Harvesting: Carrots can be harvested as soon as they are big enough to eat, though leaving them in to mature to full size will increase your yields. Grab the top green growth and pull straight up. (Growing Tip: If your carrots are warped or intertwined it just means they were planted too close together. Remember to thin your carrot starts once you start to see green growth emerge from the soil. Good news? They still taste delicious!)
Storage: Carrots can be stored in the refrigerator, in sand or even in the ground! To keep carrots crisp for up to a week you can store them fully submerged in water in the fridge. If you plan to store them in the ground, cover with a few inches of straw to keep the ground from freezing. Freezing, canning and dehydrating are other storage options to consider.
Harvesting: Similar to broccoli, you want to harvest when the head of the cauliflower is still tight before it begins to loosen and go to seed. Unlike broccoli, however, once you have harvested the head of cauliflower that plant is finished and can be removed from your garden.
Storage: Another great candidate for freezing, cauliflower can be chopped, blanched for 1 to 2 minutes, dried off and put into airtight freezer bags or containers. Frozen cauliflower stays fresh for up to 12 months. To store in the fridge wrap heads in paper towels, or other absorbent material to keep excess moisture at bay, then place head in a plastic bag or container and use within a week.
Harvesting: To check corn for ripeness you want to pay close attention to the silks, the bit of hair-like growth that grows out of the ear. Once they have turned brown and can easily be pulled from the corn you are ready to harvest. You will also want to make sure that the ear feels full beneath the husk.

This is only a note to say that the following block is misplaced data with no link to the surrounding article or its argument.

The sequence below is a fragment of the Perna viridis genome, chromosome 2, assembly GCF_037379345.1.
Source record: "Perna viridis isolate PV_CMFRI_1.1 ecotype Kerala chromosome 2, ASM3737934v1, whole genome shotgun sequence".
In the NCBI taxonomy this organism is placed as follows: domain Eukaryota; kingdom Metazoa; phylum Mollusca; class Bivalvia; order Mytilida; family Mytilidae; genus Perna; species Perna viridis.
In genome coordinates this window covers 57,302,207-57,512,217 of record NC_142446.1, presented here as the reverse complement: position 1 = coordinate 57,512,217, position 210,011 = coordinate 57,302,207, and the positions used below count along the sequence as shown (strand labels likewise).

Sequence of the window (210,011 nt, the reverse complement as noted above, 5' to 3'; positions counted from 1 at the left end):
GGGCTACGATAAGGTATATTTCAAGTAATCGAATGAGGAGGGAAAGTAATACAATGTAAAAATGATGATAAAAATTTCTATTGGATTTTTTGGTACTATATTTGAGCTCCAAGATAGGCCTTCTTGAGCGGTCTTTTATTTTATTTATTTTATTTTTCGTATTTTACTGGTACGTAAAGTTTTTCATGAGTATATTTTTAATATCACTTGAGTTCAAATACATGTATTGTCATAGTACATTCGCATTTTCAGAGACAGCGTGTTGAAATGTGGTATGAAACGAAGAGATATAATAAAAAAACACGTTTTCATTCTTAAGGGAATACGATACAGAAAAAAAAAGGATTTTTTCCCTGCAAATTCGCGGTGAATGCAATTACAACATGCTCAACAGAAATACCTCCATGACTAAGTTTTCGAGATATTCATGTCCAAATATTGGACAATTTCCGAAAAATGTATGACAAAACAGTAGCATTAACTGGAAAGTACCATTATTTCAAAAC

Storage: Freshly harvested corn stays fresh for 5 to 7 days stored in the refrigerator. Corn can also be frozen, creamed, canned, and dried for prolonged storage. Be sure to follow a trusted storage recipe to the letter.
Harvesting: Large slicing cucumbers should be harvested when they are between 6 to 8 inches. Some larger varieties can be harvested closer to 14 inches. If you plant to pickle your cucumbers avoid letting them get larger than 4 inches. Snip or pinch cucumbers from the vine.
Storage: Cucumbers are best eaten fresh or pickled and will last in the fridge for about a week after being harvested from the garden.
Harvesting: Garlic is ready when all but two of the green growth has yellowed and fallen over, this ensures that the membrane holding the cloves together is still in tact, allowing for proper storage.
Storage: Remove dirt and let bulbs cure in the sun for up to 2 weeks before storing in a cool, dark place for up to 6 months.
Remember to write down the date on items you preserve and store them in the order they need to be used by. Jot down notes in your calendar for an extra reminder.